Which of the many so called “risk factors” correlated with Coronary Heart Disease (CHD) actually cause disease? According to Dr. Sekar Kathiresan, genetic discoveries are proving crucial to disentangling cause from correlation. Dr. Kathiresan will present the session “Is There Anything More to CHD Risk than LDL Cholesterol?” on Thursday, October 23, 2014 at the 9th Annual CMHC.
“Our work to date,” he said, “suggests that there are three lipid fractions that show evidence in terms of a causal relationship: LDL; lipoprotein(a); and triglyceride-rich lipoproteins (TRLs). In contrast, although low levels of HDL are correlated with CHD risk, low HDL levels do not represent a causal relationship.”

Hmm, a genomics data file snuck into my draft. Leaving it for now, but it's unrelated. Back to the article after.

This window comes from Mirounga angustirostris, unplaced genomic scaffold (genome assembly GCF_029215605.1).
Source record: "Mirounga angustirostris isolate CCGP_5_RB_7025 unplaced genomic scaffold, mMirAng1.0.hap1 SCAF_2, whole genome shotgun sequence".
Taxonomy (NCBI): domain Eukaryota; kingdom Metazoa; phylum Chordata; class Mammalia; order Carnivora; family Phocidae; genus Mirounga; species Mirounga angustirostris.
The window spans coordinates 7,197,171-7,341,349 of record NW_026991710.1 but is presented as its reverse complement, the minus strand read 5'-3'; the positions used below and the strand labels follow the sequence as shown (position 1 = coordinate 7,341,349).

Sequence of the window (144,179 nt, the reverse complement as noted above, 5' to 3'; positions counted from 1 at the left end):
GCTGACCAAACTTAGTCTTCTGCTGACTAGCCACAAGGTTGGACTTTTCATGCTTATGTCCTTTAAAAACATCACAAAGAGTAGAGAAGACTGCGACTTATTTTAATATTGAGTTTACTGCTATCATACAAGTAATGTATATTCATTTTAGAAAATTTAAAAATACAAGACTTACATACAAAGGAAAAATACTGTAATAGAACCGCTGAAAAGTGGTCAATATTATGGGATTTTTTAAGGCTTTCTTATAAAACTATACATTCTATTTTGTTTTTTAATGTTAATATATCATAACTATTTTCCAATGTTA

“The good news,” Dr. Kathiresan continued, “is that there is something beyond LDL. Naturally occurring genetic mutations in four different genes alter triglycerides and CHD risk. In a recent study, it was found lifelong lower levels of APOC3 caused by a genetic mutation led to a 50% reduced risk of CHD… We’re in an interesting phase, where there’s a resurgence of interest in TRLs. The challenge over the next few years will be in proving that reducing TRLs will not only lower triglycerides but also the risk of CHD.”
The Role of Inflammation
In their Thursday morning keynote address, Drs. Peter Libby and Paul Ridker will also address CHD risk factors beyond lipids by presenting their research on the role of inflammation in the pathophysiology of atherosclerosis and the impact anti-inflammatory therapies under investigation may have on reducing cardiovascular event rates. “The magnitude of independent risk associated with inflammation is at least as large, if not larger, than that of blood pressure and cholesterol,” said Dr. Paul Ridker.
View CMHC highlights – visit CMHC Rewind for featured presentations from the 2014 CMHC.